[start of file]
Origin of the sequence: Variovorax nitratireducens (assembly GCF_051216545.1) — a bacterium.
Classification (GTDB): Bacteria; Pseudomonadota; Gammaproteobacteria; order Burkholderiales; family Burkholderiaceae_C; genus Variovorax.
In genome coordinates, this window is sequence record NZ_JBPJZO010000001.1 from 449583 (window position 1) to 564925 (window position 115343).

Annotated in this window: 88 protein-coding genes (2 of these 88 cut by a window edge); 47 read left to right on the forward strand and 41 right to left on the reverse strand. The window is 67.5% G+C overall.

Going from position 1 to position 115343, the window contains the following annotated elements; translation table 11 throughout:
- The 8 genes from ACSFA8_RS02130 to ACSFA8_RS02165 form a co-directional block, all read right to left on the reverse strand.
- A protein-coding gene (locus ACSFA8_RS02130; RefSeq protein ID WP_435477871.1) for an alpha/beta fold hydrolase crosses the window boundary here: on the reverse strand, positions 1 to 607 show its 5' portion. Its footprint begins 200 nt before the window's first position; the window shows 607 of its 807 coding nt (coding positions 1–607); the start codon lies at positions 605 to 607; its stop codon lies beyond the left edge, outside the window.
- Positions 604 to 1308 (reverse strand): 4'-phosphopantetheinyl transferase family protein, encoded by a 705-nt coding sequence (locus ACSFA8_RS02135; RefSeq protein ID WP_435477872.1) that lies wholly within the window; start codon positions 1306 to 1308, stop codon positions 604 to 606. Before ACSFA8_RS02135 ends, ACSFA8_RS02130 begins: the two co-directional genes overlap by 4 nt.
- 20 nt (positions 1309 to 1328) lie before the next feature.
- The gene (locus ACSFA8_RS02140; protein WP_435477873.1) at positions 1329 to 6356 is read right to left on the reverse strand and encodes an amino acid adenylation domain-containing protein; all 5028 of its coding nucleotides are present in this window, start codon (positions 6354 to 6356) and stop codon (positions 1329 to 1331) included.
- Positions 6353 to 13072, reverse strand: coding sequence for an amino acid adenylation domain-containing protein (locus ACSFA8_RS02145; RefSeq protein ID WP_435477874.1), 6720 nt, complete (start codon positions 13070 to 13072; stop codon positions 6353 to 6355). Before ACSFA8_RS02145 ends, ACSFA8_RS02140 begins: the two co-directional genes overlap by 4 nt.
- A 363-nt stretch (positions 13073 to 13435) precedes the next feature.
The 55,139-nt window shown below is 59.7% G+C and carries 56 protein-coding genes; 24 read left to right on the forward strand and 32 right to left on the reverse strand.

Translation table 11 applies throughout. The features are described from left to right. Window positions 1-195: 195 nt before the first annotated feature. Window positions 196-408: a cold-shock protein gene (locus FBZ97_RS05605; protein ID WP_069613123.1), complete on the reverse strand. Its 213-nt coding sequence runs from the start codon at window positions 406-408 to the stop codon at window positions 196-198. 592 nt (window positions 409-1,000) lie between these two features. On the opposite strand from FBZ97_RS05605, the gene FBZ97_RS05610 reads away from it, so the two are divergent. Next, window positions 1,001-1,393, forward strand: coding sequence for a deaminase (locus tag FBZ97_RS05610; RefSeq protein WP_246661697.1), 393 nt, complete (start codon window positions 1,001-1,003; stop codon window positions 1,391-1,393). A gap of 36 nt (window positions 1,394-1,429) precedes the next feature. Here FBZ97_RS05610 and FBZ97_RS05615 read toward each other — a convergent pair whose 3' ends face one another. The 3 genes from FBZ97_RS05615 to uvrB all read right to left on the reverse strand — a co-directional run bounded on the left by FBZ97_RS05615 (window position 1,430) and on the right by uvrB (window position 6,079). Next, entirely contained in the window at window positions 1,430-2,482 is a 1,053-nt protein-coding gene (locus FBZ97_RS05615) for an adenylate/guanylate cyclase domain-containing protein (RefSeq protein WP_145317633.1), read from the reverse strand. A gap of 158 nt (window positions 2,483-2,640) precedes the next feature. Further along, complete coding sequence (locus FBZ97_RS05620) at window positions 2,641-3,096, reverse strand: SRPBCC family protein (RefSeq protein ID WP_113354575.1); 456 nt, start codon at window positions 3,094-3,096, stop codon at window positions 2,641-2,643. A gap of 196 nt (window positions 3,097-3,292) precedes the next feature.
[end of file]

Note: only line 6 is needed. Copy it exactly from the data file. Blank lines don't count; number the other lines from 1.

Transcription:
- The 8 genes from ACSFA8_RS02130 to ACSFA8_RS02165 form a co-directional block, all read right to left on the reverse strand.